Data source
Date of text
29 Sep 2011
Original language


Type of text
Reference number
NZHC 1262
Court name
High Court of New Zealand
customary law, indigenous peoples, spatial planning

For more than a decade, Te Whanau Moana and Te Rorohuri, the hapu of Ngati Kahu with mana whenua on Karikari Peninsula, have fought to protect Te Ana o Taite (the large and ancient burial cave of Taite and other tupuna) against development. In 1999 they asked all the other hapu of Ngati Kahu for support. Over the years the Runanga has had to use much of its operational budget, as well as rely on hapu members mortgaging their homes, and on koha from various Ngati Kahu marae to fund a raft of objections and appeals necessitated by Carrington’s and Council’s refusal to stick to the terms of an out of court settlement agreement reached in 2001 between them, the Runanga and the Environmental Defence Society (EDS). That agreement specifies no development within a perimeter of 800 metres from the high water mark which includes the cave.
But in 2007, six years after signing the agreement, and without notifying the Runanga or EDS, Carrington sought and was granted a non-notified consent by the Council to build 12 houses right on top of the burial cave.However in 2009, when Carrington applied to subdivide the site into 12 lots in order to facilitate their sale at a later date, Council finally notified Ngati Kahu of what was going on. Only then did the Runanga learn of the earlier non-notified consent to build the 12 houses. To make matters worse, it also discovered that Carrington had secured an order from the Historic Places Trust allowing the destruction of any archaeological finds during development. The Trust failed to consult Ngati Kahu, work started and damage to Te Ana o Taite took its toll on Te Whanau Moana and Te Rorohuri.
In the first of a series of objections and appeals, the Runanga immediately opposed the subdivision application because it clearly breached the 2001 out of court settlement agreement. However Council claimed the agreement wasn’t legally binding on it or Carrington and that, having already granted Carrington consent to build the 12 houses, it had no option but to also allow the subdivision. The Runanga then appealed to the Environment Court who expressed sympathy for Ngati Kahu but agreed with the views of the Council and Carrington.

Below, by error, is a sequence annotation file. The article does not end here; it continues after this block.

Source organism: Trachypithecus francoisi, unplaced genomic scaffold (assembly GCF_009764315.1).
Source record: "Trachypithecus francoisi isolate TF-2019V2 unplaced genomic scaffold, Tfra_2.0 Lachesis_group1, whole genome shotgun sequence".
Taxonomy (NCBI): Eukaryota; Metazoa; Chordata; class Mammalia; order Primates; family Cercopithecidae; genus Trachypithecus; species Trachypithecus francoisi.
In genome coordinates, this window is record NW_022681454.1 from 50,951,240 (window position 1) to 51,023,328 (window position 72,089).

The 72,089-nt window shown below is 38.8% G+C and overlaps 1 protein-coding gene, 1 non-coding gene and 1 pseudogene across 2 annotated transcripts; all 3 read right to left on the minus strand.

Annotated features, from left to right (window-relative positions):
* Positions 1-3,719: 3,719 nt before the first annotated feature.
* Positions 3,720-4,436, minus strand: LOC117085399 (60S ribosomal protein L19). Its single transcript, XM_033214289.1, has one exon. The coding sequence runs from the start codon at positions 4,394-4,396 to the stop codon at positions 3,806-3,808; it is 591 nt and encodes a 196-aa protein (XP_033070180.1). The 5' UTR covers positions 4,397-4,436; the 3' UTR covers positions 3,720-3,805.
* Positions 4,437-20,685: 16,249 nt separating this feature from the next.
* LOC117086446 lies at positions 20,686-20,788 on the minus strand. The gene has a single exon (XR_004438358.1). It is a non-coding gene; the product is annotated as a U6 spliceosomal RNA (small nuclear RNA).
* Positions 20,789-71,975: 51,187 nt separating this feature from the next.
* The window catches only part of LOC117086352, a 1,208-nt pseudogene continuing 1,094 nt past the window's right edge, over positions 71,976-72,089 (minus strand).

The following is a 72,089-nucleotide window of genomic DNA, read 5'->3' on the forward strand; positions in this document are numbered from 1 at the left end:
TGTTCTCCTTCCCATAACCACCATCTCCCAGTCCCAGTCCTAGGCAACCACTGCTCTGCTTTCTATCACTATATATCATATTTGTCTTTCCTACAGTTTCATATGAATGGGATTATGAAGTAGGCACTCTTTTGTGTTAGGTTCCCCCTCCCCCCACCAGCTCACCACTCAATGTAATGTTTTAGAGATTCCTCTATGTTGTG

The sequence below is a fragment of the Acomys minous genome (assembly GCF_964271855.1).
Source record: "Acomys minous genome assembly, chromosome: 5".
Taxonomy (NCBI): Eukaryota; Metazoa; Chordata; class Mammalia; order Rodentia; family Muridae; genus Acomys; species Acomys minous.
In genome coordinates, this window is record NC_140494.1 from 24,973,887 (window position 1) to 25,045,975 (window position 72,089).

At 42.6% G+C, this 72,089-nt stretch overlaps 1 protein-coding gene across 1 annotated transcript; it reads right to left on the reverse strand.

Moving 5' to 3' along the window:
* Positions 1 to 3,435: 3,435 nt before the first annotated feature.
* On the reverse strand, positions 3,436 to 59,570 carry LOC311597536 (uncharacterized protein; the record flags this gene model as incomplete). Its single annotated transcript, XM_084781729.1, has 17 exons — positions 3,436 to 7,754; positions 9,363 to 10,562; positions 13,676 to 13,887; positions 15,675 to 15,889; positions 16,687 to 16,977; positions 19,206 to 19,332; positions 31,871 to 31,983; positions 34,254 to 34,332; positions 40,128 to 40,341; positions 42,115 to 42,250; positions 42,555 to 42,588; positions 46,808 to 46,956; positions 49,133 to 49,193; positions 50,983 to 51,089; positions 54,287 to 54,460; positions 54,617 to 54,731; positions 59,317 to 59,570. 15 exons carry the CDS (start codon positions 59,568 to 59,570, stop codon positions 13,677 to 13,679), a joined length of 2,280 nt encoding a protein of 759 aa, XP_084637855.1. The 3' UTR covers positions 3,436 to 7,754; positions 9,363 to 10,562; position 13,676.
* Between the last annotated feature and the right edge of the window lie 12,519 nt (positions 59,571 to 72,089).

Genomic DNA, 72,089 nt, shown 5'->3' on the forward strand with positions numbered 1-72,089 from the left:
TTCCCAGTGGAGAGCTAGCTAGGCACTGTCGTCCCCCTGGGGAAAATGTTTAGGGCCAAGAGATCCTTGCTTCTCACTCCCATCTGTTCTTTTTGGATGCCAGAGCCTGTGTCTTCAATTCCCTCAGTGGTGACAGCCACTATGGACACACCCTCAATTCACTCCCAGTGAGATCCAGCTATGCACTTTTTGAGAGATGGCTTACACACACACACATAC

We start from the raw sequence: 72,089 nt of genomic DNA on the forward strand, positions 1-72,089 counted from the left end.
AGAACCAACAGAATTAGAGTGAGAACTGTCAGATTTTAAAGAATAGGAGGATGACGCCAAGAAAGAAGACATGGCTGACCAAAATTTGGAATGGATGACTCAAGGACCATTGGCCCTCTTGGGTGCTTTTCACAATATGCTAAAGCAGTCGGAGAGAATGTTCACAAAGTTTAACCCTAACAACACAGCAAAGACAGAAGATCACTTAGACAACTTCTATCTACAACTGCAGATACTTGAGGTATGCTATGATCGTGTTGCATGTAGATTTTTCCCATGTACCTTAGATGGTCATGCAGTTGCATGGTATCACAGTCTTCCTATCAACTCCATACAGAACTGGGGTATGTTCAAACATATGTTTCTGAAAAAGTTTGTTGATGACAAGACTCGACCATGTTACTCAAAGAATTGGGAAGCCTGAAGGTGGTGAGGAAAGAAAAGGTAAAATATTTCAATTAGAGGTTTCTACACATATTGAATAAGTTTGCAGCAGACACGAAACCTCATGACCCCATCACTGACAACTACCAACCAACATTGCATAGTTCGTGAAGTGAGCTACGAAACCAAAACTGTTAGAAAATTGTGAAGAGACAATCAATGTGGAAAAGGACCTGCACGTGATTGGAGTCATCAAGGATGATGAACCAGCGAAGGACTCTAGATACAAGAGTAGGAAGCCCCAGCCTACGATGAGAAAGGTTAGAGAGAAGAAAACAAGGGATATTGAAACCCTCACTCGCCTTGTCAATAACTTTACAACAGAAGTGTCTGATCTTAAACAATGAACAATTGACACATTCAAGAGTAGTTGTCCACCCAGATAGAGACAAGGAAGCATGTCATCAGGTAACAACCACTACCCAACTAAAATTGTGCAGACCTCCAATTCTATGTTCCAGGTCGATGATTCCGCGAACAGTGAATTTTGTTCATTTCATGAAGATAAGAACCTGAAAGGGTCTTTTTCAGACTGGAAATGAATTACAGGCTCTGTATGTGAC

In the High Court,Judge J White found that the 2001 out of court settlement agreement is legally binding.Judge White also ruled that Carrington was wrong to have sidestepped the agreement by first getting non-notified consent in 2007 from the Council to build on the burial cave, and then getting notified consent in 2009 to subdivide the land for later sale. He also found that Council was wrong to have allowed both applications to proceed separately, and he ruled that Council should have notified the Runanga of both applications. But even more importantly, he ruled that under the 2001 out of court agreement, neither application should have proceeded let alone been granted.
During the hearing the Council and Carrington had argued that, even if it found the 2001 agreement were legally binding, the High Court could not quash the consents that had already been granted. Carrington also argued that Ngati Kahu should have lodged appeals with the Environment and High Courts at the same time.In his decisions, Judge White rejected both those arguments. He noted that the Runanga was not wealthy enough to mount concurrent appeals, and nor was it legally obliged to do so. He ruled that both consents were quashed, and directed that if Carrington resubmits them, Council is to consider them together. He reminded Council and Carrington that they are legally bound by the 2001 out of court agreement they signed up to. And finally he ruled that the Runanga can seek costs against both Carrington and Council.